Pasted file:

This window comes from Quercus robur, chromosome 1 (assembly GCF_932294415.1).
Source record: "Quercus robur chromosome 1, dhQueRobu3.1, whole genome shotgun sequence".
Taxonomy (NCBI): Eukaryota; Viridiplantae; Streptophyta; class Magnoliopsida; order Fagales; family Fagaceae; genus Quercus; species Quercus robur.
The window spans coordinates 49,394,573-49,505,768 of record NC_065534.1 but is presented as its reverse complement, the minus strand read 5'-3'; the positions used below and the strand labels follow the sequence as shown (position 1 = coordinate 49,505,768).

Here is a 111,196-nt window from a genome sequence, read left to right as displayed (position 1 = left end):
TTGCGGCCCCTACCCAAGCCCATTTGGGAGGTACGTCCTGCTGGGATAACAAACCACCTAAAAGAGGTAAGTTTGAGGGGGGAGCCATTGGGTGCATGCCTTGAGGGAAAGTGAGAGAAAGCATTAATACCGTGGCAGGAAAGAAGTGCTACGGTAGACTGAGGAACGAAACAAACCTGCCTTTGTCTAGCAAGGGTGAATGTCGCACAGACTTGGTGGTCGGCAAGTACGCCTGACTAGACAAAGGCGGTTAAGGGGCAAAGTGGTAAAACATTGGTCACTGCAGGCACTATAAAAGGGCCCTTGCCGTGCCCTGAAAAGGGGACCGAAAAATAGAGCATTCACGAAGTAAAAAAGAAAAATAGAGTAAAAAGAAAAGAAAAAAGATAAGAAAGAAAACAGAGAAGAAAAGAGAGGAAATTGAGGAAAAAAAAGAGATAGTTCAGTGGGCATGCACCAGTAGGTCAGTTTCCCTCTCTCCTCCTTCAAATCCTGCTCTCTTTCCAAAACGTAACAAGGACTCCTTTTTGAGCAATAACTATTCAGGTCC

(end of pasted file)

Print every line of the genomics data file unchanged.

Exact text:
This window comes from Quercus robur, chromosome 1 (assembly GCF_932294415.1).
Source record: "Quercus robur chromosome 1, dhQueRobu3.1, whole genome shotgun sequence".
Taxonomy (NCBI): Eukaryota; Viridiplantae; Streptophyta; class Magnoliopsida; order Fagales; family Fagaceae; genus Quercus; species Quercus robur.
The window spans coordinates 49,394,573-49,505,768 of record NC_065534.1 but is presented as its reverse complement, the minus strand read 5'-3'; the positions used below and the strand labels follow the sequence as shown (position 1 = coordinate 49,505,768).

Here is a 111,196-nt window from a genome sequence, read left to right as displayed (position 1 = left end):
TTGCGGCCCCTACCCAAGCCCATTTGGGAGGTACGTCCTGCTGGGATAACAAACCACCTAAAAGAGGTAAGTTTGAGGGGGGAGCCATTGGGTGCATGCCTTGAGGGAAAGTGAGAGAAAGCATTAATACCGTGGCAGGAAAGAAGTGCTACGGTAGACTGAGGAACGAAACAAACCTGCCTTTGTCTAGCAAGGGTGAATGTCGCACAGACTTGGTGGTCGGCAAGTACGCCTGACTAGACAAAGGCGGTTAAGGGGCAAAGTGGTAAAACATTGGTCACTGCAGGCACTATAAAAGGGCCCTTGCCGTGCCCTGAAAAGGGGACCGAAAAATAGAGCATTCACGAAGTAAAAAAGAAAAATAGAGTAAAAAGAAAAGAAAAAAGATAAGAAAGAAAACAGAGAAGAAAAGAGAGGAAATTGAGGAAAAAAAAGAGATAGTTCAGTGGGCATGCACCAGTAGGTCAGTTTCCCTCTCTCCTCCTTCAAATCCTGCTCTCTTTCCAAAACGTAACAAGGACTCCTTTTTGAGCAATAACTATTCAGGTCC